Our thanks to all those involved in setting up the portrait areas on Thursday night, in particular to members Steve Dyer, Gerry Painter and Myk Garton. Also thanks to our models Melisa Wright, Helen Morgan-Rogers and Bethany.
“Portrait photography or portraiture in photography is a photograph of a person or group of people that captures the personality of the subject by using effective lighting, backdrops, and poses”. Wikipedia
The key phrase there is “Effective lighting”. Yes the pose matters and yes the backdrop or background matters, but the lighting has to be effective too, it is the biggest single factor. Let us dig into this a little bit further.
All photography is about the fall of light on a subject, I know. We are here weekly (more or less) in this blog. We are here every time we push the shutter button, for good or otherwise.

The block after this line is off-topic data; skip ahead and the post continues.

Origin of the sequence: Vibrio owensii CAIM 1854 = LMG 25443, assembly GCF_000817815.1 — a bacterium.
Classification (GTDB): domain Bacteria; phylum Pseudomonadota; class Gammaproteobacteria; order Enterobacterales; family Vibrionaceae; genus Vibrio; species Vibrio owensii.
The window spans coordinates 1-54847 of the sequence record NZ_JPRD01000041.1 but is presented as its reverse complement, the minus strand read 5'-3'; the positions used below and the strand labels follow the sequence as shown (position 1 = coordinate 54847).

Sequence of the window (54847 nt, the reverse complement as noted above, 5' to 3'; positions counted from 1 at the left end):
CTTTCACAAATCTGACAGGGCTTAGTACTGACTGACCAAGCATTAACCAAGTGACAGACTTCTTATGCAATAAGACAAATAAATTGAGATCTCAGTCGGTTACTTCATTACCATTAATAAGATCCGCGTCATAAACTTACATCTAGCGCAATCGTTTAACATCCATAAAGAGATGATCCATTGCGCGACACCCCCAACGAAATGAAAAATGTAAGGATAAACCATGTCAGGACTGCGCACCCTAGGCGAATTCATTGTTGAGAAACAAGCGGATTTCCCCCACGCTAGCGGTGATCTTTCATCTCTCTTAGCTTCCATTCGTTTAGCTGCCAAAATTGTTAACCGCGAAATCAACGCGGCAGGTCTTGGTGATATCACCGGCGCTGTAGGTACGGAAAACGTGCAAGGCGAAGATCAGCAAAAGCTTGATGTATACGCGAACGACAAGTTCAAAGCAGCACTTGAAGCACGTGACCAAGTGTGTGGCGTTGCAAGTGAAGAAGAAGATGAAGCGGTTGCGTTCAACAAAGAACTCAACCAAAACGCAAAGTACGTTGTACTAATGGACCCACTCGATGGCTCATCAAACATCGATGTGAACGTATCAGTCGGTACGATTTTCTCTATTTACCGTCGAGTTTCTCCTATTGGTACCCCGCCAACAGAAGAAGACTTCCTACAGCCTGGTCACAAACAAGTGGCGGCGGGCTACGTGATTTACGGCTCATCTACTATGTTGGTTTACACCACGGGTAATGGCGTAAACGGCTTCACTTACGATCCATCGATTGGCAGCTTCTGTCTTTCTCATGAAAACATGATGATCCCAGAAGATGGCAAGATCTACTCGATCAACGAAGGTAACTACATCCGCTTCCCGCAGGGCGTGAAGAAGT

Effective – having an expected or intended outcome; producing a strong emotion or response. So, we are talking about lighting that does as we designed it to do and in so doing produce a strong emotion or response in the viewer. Or as we have said (frequently) always start with the end in mind.
This is easier in the studio than outdoors and in fully candid photography a.k.a. Street. It is true that beggars can’t be choosers, but this merely underscores the importance of picking the background first then letting subjects pass through it. Obviously we have to mindful of the fall of light and, if shadows are part of the composition, the dynamic range that we are asking our cameras to deal with. What we want to avoid is the background swamping the subject to we end up with unintended under or over exposure.
Outdoors we need to be more mindful of natural reflectors and flags, that is light sources and environmental shadows rather than the ones we create for the purpose of getting an acceptable shot. Again, putting ourselves in the optimal position and waiting for the subject or scout and bring your model along on the live shoot.